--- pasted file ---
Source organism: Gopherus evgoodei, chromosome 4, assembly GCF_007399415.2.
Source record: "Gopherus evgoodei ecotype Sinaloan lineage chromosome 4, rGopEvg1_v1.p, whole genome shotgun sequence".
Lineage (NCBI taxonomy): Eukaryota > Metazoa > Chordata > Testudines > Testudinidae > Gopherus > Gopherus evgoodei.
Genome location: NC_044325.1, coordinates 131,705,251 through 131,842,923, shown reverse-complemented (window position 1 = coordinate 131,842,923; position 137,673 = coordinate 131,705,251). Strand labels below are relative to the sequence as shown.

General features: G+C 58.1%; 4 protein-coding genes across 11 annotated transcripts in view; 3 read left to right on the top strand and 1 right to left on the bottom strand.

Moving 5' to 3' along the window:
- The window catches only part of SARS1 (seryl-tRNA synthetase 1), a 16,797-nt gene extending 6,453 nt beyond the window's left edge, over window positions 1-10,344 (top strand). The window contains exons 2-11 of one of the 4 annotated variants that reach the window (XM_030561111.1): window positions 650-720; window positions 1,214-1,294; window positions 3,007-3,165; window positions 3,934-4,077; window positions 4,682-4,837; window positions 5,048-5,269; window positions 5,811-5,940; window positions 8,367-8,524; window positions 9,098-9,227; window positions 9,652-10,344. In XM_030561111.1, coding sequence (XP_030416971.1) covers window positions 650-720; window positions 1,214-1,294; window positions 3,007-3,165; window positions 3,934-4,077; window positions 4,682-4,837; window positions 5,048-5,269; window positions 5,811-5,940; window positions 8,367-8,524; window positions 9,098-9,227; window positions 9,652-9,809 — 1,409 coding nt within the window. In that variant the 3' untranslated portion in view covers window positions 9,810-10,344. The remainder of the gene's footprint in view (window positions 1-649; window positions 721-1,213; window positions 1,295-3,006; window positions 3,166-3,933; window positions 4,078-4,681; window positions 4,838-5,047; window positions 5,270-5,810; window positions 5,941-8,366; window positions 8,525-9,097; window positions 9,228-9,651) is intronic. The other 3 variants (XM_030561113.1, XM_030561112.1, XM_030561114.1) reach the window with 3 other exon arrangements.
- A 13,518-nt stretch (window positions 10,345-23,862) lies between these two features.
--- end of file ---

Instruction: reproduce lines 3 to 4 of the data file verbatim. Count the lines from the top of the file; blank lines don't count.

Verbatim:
Lineage (NCBI taxonomy): Eukaryota > Metazoa > Chordata > Testudines > Testudinidae > Gopherus > Gopherus evgoodei.
Genome location: NC_044325.1, coordinates 131,705,251 through 131,842,923, shown reverse-complemented (window position 1 = coordinate 131,842,923; position 137,673 = coordinate 131,705,251). Strand labels below are relative to the sequence as shown.